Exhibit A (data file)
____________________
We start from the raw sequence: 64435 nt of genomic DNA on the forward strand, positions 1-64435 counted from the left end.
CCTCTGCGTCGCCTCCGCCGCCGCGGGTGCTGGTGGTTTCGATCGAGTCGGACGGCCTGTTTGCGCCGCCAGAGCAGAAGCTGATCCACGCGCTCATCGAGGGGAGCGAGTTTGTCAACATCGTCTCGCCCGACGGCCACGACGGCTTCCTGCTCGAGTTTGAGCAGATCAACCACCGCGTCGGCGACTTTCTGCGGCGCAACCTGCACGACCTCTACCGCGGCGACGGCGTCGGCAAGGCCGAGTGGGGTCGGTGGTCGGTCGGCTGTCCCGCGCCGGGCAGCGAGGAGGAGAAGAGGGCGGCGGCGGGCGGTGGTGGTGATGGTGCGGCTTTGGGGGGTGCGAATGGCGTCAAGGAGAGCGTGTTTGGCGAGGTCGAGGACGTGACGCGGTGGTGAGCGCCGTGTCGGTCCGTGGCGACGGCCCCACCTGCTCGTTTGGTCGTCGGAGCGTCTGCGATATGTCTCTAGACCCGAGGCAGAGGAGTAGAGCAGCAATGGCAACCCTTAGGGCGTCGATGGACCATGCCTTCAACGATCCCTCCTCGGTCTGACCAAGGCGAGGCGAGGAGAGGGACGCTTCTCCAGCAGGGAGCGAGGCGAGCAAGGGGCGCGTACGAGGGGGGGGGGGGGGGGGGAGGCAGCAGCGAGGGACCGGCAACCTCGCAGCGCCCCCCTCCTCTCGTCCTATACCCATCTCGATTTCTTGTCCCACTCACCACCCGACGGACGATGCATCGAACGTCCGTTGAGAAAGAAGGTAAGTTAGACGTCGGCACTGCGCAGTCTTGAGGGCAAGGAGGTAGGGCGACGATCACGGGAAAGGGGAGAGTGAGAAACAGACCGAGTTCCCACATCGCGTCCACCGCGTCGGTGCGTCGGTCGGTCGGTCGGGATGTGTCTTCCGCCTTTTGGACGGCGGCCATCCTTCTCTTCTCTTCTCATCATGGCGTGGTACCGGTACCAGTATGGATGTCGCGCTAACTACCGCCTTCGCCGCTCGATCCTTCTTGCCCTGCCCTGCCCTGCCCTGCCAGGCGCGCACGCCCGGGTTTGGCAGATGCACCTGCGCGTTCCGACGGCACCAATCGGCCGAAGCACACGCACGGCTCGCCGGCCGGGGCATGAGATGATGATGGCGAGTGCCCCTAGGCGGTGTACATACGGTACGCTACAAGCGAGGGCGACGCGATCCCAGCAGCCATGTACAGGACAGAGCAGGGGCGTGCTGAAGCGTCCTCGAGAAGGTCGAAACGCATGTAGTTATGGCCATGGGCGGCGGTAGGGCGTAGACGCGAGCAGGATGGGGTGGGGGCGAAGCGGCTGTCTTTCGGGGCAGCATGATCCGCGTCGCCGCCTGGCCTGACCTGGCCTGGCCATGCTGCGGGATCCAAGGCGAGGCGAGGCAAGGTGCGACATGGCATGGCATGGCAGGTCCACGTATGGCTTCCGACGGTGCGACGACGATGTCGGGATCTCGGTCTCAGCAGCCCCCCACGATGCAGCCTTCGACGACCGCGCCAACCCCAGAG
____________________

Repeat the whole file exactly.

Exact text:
We start from the raw sequence: 64435 nt of genomic DNA on the forward strand, positions 1-64435 counted from the left end.
CCTCTGCGTCGCCTCCGCCGCCGCGGGTGCTGGTGGTTTCGATCGAGTCGGACGGCCTGTTTGCGCCGCCAGAGCAGAAGCTGATCCACGCGCTCATCGAGGGGAGCGAGTTTGTCAACATCGTCTCGCCCGACGGCCACGACGGCTTCCTGCTCGAGTTTGAGCAGATCAACCACCGCGTCGGCGACTTTCTGCGGCGCAACCTGCACGACCTCTACCGCGGCGACGGCGTCGGCAAGGCCGAGTGGGGTCGGTGGTCGGTCGGCTGTCCCGCGCCGGGCAGCGAGGAGGAGAAGAGGGCGGCGGCGGGCGGTGGTGGTGATGGTGCGGCTTTGGGGGGTGCGAATGGCGTCAAGGAGAGCGTGTTTGGCGAGGTCGAGGACGTGACGCGGTGGTGAGCGCCGTGTCGGTCCGTGGCGACGGCCCCACCTGCTCGTTTGGTCGTCGGAGCGTCTGCGATATGTCTCTAGACCCGAGGCAGAGGAGTAGAGCAGCAATGGCAACCCTTAGGGCGTCGATGGACCATGCCTTCAACGATCCCTCCTCGGTCTGACCAAGGCGAGGCGAGGAGAGGGACGCTTCTCCAGCAGGGAGCGAGGCGAGCAAGGGGCGCGTACGAGGGGGGGGGGGGGGGGGGAGGCAGCAGCGAGGGACCGGCAACCTCGCAGCGCCCCCCTCCTCTCGTCCTATACCCATCTCGATTTCTTGTCCCACTCACCACCCGACGGACGATGCATCGAACGTCCGTTGAGAAAGAAGGTAAGTTAGACGTCGGCACTGCGCAGTCTTGAGGGCAAGGAGGTAGGGCGACGATCACGGGAAAGGGGAGAGTGAGAAACAGACCGAGTTCCCACATCGCGTCCACCGCGTCGGTGCGTCGGTCGGTCGGTCGGGATGTGTCTTCCGCCTTTTGGACGGCGGCCATCCTTCTCTTCTCTTCTCATCATGGCGTGGTACCGGTACCAGTATGGATGTCGCGCTAACTACCGCCTTCGCCGCTCGATCCTTCTTGCCCTGCCCTGCCCTGCCCTGCCAGGCGCGCACGCCCGGGTTTGGCAGATGCACCTGCGCGTTCCGACGGCACCAATCGGCCGAAGCACACGCACGGCTCGCCGGCCGGGGCATGAGATGATGATGGCGAGTGCCCCTAGGCGGTGTACATACGGTACGCTACAAGCGAGGGCGACGCGATCCCAGCAGCCATGTACAGGACAGAGCAGGGGCGTGCTGAAGCGTCCTCGAGAAGGTCGAAACGCATGTAGTTATGGCCATGGGCGGCGGTAGGGCGTAGACGCGAGCAGGATGGGGTGGGGGCGAAGCGGCTGTCTTTCGGGGCAGCATGATCCGCGTCGCCGCCTGGCCTGACCTGGCCTGGCCATGCTGCGGGATCCAAGGCGAGGCGAGGCAAGGTGCGACATGGCATGGCATGGCAGGTCCACGTATGGCTTCCGACGGTGCGACGACGATGTCGGGATCTCGGTCTCAGCAGCCCCCCACGATGCAGCCTTCGACGACCGCGCCAACCCCAGAG